Passion, Purpose, Path and Physis
“At birth, we are all in harmony with nature, created in a state of complete joy with unlimited potential. Then, after years of exposure to the world with all of its beliefs, fears and attitudes, we become misaligned…..” (Lynch J, 1988).
How do we decide on the path we take? Giving consideration to this is important as many of us assist others to decide on their path and therefore understanding the processes to get on the “right” path is helpful.
In a general sense we are born “unlimited” and in harmony with nature but become “limited” through life experience and hence the formation of our script. A belief in, and sense of, freedom enables us to move in harmony. Achieving this is what in TA we call autonomy. The definition of “autonomy” in TA is the ability to respond to the here-and-now, with an awareness of self, others and the world. However, I believe that true autonomy involves harmony with nature not just human beings, which is how most TA people tend to think of it.
We often hold ourselves back on a daily basis. When daily difficulties arise we need to consider how we view them – as a curse; something to be feared; fate; something that is negative and typically happens just to us; or as issues to be acknowledged, considered, honoured and responded to with compassion and grace. The latter leads to real freedom and autonomy. Listening to ourselves will enable us to account and choose the right path for us.
Without this process people become alienated. This alienation occurs when people or situations do not meet our expectations and when we are not heard or respected over time – and we begin to develop our script processes.
James and James (1991) outline seven urges:
Each urge is inherently good and seeks to be expressed in positive ways. We have choice about how we express these urges which depending on the way in which they are expressed, can be destructive, non-productive or productive.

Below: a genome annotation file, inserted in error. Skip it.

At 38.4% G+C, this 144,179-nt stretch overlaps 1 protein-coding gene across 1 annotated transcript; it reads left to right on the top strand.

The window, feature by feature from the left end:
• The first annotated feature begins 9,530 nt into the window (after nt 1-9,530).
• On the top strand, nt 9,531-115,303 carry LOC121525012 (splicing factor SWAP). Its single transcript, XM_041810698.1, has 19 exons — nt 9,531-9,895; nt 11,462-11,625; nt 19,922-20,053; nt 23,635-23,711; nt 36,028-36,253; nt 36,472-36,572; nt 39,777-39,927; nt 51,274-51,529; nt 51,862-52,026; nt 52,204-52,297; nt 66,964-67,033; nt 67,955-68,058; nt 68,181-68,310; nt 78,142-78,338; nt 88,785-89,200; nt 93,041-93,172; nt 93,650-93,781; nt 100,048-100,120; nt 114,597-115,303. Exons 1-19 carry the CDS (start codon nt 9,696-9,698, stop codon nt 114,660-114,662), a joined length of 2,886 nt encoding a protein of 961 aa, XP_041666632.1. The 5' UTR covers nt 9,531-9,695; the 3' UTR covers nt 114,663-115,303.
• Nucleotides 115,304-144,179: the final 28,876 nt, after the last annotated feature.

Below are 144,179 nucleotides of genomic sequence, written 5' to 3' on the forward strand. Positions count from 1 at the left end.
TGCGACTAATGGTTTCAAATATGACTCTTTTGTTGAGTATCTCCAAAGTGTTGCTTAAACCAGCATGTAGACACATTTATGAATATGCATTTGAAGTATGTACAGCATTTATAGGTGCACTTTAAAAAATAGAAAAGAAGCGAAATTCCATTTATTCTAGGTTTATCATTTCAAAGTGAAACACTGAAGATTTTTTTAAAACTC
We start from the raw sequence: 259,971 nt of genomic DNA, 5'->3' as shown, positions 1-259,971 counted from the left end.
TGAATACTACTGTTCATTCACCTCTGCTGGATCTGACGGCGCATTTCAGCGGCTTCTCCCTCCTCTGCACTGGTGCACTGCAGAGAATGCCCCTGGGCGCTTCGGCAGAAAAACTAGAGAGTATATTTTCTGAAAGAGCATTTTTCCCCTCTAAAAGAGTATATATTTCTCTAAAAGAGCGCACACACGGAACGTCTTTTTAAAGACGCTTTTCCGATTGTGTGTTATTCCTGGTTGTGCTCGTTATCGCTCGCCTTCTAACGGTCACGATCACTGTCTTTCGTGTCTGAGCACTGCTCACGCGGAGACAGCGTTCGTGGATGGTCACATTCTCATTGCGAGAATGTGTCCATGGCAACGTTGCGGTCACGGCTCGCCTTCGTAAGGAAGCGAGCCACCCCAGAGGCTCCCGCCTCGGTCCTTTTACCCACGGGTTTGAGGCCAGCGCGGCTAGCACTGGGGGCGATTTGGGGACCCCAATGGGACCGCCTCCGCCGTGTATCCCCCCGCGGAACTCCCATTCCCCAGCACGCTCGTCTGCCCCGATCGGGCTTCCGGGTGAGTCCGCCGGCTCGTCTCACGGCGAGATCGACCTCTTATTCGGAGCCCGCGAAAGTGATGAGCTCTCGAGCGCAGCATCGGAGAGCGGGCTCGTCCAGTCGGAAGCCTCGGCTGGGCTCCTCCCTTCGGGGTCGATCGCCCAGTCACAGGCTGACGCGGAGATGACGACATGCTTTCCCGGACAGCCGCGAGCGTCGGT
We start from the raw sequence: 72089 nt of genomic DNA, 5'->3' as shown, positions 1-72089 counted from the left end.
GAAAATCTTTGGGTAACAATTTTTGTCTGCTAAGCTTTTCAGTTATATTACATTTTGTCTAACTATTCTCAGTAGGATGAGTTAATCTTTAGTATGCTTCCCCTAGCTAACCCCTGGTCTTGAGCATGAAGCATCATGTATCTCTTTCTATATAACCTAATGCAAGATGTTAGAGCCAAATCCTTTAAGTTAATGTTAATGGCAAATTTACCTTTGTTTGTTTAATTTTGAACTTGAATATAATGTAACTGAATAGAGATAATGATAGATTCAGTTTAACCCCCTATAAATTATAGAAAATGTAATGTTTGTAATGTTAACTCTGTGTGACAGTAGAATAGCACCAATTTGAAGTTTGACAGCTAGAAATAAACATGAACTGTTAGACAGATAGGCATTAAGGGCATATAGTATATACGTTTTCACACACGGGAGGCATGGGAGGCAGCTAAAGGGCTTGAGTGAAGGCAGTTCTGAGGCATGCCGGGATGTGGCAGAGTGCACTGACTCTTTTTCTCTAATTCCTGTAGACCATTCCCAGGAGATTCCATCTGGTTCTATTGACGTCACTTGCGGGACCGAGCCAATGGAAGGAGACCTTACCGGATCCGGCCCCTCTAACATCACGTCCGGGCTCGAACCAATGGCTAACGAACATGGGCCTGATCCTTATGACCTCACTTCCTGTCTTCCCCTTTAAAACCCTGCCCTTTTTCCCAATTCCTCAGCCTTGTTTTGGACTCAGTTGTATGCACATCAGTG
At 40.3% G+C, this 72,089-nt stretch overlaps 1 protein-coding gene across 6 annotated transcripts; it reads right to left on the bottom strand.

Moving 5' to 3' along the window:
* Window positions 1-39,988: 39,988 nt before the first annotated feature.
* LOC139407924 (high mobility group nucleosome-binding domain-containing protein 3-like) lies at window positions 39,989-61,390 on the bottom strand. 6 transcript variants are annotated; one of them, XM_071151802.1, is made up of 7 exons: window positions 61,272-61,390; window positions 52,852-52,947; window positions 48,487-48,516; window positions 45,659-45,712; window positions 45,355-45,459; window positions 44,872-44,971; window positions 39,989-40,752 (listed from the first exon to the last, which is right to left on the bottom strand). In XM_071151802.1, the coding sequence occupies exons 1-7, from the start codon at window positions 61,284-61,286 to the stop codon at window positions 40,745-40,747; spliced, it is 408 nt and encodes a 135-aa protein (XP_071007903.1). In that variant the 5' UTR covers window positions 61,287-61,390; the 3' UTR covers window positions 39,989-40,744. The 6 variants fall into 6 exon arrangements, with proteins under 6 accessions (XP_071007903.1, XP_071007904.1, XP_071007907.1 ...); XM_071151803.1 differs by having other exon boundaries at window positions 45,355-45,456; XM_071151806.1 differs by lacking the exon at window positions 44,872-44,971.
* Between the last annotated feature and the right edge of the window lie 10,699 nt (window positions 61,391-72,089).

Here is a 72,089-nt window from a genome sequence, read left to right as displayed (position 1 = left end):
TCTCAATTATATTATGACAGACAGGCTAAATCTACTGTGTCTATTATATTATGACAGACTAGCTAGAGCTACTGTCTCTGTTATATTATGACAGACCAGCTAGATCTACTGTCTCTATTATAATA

Physis is another way to consider natural urges. Physis is the “force of Nature, which eternally strives to make things grow…” (Berne in Clarkson, 1992). This force promotes progress or going beyond that which we are, or where we are. Physis was described by Berne as an unconscious evolutionary life force.
In relational terms, Physis is similar to Buber’s (1944) I and Thou, which does have a spiritual dimension to it. Buber notes that “I need a Thou to become. All actual life is an encounter”.
Interestingly Clarkson applied physis to crisis theory, “referring to the way in which crises may precipitate enhanced opportunities for the recognition and manifestation of physis – individuals and nations responding out of script with enhanced creativity, resilience, serendipity, and spontaneity to life’s vicissitudes. At such times, people seem to have more opportunities to break free from their scripts because habitual, script-bound patterns are disrupted and psychic equilibrium is destabilised. Thus, opportunities are opened for massive reorganisation along lines that are developmentally healthier and creatively more productive.” (Clarkson, 1992).
There is a view that we can never actually be “script free” (English’s view is that the script evolves and different aspects come to light as we experience new situations and people). However, if we are to choose a path that is fulfilling to us we need to get in touch with a sense of freedom and physis. To do that, we need to account our personal presence, including our positive resourcefulness, power, and personality. At the same time, we need to consider our strategies and attitudes toward any particular path. The same too, goes for the organisation with whom, or for whom we are working.
For an individual or organisation to be successful and use their free energy, so that physis or aspiration is available, we need to consider connection.
Organisationally, this connection is between people, nature and transcendence or spirit. Where an individual is concerned this connection could be between mind, body and spirit, making up the inner core or “I AM”, or the Self. When under threat, people defend themselves, or develop the resource, to shut off parts of themselves and the same can be said for organisations i.e. they shut down on creativity and development as a way to protect themselves.